Joining us again is CNN senior legal analyst, Jeffrey Toobin, also criminal defense attorney Mark Geragos, co-author of "Mistrial: An Inside Look at How the Justice System Works and Sometimes Doesn't."

So I mean, obviously a very emotional testimony today. How does this play out?

JEFFREY TOOBIN, CNN LEGAL ANALYST: I think it's actually more significant than usual because of what you mentioned. The defense in this case was built around demonizing Travis, saying all sorts of terrible things, that he was an abuser, even a pedophile, which by the way was never established, but Jodi accused him of it. And to see him in such a different light, I think, will be very effective for the prosecution.

COOPER: You think these impact statements actually can have an effect?

TOOBIN: Yes, I do. I think sometimes jurors might discount it, but here I think it might matter more than usual.

COOPER: And Mark, the defense announcing today that Arias is, in fact, going to take the stand again to deliver a statement. Not just a statement, she'll also be showing her artwork. I mean, we've seen more of Jodi Arias than probably any other defendant in modern times or recent memory, certainly. What do you make of her taking the stand again?

MARK GERAGOS, CRIMINAL DEFENSE ATTORNEY: I think that's precisely why they filed the motion to withdraw. I think they felt like they had a conflict. I think they know or she's indicated already on camera and she's probably going to get on the stand and say, "Give me death."

And the lawyers are between a rock and a hard place. You're there as a lawyer to zealously defend your client. Your client now is saying, "I want the death penalty." You as a lawyer are supposed to mitigate. That's your duty, and they're hung on an ethical dilemma.

COOPER: Wait a minute. I don't understand. Why is that an ethical dilemma? That she -- because she doesn't really want that or because they don't want her to say that?

GERAGOS: No. 1, a lawyer, part of what happens in death penalty litigation is the first thing that a subsequent appellate lawyer is going to do is look at ineffective assistance of counsel. And there are cases -- and Jeff I'm sure is familiar with them -- where lawyers, even if the client says, "I want death," you're not supposed to, as the lawyer, to implement that. That's not your duty. Your duty is to mitigate, no matter what the client says.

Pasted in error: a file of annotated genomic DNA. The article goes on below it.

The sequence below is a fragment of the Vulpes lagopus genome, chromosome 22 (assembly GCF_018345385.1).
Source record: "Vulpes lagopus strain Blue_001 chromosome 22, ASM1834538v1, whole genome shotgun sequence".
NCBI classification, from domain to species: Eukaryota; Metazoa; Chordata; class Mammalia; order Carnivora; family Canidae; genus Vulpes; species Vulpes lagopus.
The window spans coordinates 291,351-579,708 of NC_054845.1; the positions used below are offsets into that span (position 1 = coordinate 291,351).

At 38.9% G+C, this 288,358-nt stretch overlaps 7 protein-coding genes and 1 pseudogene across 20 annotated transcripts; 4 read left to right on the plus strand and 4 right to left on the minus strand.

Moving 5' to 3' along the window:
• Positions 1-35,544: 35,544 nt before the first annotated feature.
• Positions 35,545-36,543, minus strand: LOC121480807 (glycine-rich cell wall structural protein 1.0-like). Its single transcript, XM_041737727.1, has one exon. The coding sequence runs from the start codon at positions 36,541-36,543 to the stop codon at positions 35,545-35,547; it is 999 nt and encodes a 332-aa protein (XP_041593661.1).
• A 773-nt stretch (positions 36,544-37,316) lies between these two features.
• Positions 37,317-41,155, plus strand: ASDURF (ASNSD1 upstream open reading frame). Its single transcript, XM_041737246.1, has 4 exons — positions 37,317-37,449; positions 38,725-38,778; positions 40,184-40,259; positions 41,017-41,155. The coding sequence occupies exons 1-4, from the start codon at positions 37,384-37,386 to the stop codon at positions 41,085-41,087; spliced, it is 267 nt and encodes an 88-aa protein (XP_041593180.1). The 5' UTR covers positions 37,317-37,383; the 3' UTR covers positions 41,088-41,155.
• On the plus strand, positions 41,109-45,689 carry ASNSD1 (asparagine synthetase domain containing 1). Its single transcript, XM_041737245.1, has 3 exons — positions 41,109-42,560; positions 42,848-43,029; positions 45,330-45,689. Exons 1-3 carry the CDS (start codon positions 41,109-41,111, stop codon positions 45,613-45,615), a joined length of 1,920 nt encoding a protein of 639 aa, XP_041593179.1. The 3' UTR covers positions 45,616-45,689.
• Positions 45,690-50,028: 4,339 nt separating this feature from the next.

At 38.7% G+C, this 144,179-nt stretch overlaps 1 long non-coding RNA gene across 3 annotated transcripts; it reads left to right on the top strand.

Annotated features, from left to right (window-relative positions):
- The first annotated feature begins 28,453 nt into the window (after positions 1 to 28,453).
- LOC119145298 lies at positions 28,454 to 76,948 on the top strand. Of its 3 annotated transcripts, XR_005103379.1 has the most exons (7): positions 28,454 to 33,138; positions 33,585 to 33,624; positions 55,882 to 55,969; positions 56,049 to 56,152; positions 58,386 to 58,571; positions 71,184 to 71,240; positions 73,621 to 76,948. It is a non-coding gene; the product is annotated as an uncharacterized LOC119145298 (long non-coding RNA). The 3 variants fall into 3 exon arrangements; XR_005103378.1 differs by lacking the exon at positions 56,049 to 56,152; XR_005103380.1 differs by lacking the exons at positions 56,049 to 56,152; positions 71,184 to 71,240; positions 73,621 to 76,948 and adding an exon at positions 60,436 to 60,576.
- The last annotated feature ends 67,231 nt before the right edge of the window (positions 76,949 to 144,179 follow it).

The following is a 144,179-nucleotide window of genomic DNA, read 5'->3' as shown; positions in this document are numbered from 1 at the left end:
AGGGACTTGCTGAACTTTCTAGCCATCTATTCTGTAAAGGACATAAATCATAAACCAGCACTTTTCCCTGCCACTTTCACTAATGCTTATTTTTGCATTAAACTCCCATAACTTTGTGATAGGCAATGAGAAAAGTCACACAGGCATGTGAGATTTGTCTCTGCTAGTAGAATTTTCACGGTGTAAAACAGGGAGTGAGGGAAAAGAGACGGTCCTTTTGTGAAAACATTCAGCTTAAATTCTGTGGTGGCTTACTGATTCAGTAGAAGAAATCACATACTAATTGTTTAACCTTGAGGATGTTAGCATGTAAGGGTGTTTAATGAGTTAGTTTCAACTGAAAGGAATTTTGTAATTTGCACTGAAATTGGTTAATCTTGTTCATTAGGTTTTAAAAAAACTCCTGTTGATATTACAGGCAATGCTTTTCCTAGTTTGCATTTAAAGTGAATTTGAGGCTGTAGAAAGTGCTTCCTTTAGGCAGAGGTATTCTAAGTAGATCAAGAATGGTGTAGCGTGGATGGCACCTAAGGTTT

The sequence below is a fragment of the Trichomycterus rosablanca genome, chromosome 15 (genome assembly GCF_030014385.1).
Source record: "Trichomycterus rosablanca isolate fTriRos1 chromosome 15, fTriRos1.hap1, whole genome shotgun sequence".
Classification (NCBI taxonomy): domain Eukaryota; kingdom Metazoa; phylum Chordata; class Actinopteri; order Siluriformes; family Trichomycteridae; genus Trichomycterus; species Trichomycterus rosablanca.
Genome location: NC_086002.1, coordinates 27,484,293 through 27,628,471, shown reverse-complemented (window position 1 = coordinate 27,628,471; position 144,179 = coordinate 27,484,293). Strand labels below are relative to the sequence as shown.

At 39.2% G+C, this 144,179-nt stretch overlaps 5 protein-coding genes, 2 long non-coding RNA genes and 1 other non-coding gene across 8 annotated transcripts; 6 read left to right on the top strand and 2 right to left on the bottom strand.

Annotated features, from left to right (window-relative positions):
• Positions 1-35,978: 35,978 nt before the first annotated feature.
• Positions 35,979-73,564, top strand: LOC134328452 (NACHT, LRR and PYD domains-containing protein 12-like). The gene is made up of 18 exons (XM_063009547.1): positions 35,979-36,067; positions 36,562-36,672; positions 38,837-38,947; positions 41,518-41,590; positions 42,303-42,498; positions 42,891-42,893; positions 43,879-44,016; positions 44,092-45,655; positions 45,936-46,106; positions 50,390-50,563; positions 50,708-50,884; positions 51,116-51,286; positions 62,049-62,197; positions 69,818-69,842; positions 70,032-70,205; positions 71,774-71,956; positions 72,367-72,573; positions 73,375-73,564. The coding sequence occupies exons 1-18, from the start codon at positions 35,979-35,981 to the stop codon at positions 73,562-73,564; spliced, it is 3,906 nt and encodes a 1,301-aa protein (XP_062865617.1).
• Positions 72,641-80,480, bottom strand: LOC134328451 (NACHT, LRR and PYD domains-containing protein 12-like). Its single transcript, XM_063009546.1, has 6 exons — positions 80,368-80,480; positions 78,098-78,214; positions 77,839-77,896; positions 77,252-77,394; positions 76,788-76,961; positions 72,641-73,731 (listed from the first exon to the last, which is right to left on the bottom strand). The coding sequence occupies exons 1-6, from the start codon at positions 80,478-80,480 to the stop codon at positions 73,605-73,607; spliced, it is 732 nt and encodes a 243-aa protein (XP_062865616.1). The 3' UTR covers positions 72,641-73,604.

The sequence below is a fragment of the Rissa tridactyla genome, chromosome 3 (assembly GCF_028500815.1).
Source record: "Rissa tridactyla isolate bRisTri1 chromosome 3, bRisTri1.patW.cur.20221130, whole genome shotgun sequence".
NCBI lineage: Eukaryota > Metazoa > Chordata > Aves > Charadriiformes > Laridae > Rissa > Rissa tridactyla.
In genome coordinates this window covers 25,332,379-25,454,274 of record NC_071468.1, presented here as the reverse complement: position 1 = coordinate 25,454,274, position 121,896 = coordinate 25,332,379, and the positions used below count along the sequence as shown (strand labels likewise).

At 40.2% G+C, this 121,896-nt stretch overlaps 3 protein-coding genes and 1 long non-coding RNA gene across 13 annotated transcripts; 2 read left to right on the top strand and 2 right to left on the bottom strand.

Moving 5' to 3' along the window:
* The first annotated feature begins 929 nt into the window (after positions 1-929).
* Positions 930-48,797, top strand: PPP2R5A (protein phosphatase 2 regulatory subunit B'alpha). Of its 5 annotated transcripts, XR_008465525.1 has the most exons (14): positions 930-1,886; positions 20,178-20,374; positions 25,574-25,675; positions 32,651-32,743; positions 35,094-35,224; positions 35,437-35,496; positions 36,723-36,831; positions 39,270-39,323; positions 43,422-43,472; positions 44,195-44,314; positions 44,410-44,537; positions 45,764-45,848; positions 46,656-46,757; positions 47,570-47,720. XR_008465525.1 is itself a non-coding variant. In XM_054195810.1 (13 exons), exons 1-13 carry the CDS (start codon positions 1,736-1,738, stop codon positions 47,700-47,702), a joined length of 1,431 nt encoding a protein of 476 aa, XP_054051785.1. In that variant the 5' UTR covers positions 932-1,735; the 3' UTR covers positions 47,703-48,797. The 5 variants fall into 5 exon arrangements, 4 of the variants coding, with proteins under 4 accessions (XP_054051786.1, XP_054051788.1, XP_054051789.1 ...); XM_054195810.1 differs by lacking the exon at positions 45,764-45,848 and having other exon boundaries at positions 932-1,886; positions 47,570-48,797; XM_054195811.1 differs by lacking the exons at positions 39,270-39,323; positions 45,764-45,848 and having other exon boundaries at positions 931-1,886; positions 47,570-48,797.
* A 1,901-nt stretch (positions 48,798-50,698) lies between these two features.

And this is going to be one of those situations where the client wants to testify, has got a right to testify, is going to get up there and by all accounts -- I don't think it takes the Amazing Kreskin to predict that she's going to ask for death.

And the lawyer probably went to the judge, would be my guess, and said, "I've got a conflict of interest. How do I defend somebody against the death penalty when she's insisting she's going to take the stand and ask for it?"

TOOBIN: Well, you -- and you can imagine what a difficult client she is. She gave this totally bizarre interview to the FOX affiliate hours after the verdict, and she said exactly what you're saying, Mark. She said, "I prefer death to life in prison."

If she says that to the jury, I don't know what effect that will have on the jury, because it may be some sort of weird reverse psychology: we don't want to give her what she wants. I mean, I just find that a completely baffling situation to confront a jury with.

GERAGOS: It is baffling, and you know that there's always going to be in cases like this, there's always going to be jurors arguing for death, No. 1.

And who in the "life without parole" camp is going to say -- is going to put up a huge fight for life without parole when she herself is saying, "I want death." I mean, it's almost -- puts the jurors who might have had some sympathy for her in a box. Why are you going to go to bat for somebody who's saying, "I want death"? OK, you want death, you know, God be with you.

COOPER: Would she be cross-examined if she gets up on the stand again?

GERAGOS: Well, absolutely she could be cross-examined. I mean, she can give a statement, but you know, I don't know that -- what's Juan Martinez going to say, "You don't really want death? You know, come on, admit it, you really want life without parole and this is reverse psychology?"

That's so much gamesmanship at that point, and the -- as Jeff says with this kind of weird, bizarre reverse psychology. I mean, I don't blame the lawyers at this point for almost throwing up their hands. I mean, they've got a duty. They were court appointed. I understand it, and they have to do that.

But you know, this is really one of the nettlesome problems with the death penalty machinery in this country. I mean, it really is irretrievably broken.

TOOBIN: And also, the judge had no choice but to decline to allow them to -- you can't let a lawyer after a multi-month trial leave with two or three days left to go. So the judge had no choice but to keep them. Had to keep them.

COOPER: Jeff Toobin, thank you.

Mark Geragos, as well.

Coming up, you may have seen the viral video of a homeless hitchhiker who told a colorful tale of helping a women who had been hit by a car. Now police are looking for him as a murder suspect.

Also ahead, some terrifying moments after a stroller carrying a little girl rolls off a train station platform onto the tracks. The daring rescue, coming up.


SESAY: I'm Isha Sesay with a "360 Bulletin."

The homeless hitchhiker who gained fame in a viral video as a good Samaritan has been arrested for murder in a separate case. He was arrested tonight in Philadelphia. Police in New Jersey were offering a $5,000 reward for the arrest of the 24-year-old Caleb McGillvary. Last February, he became an Internet celebrity after using a hatchet to subdue an attacking driver.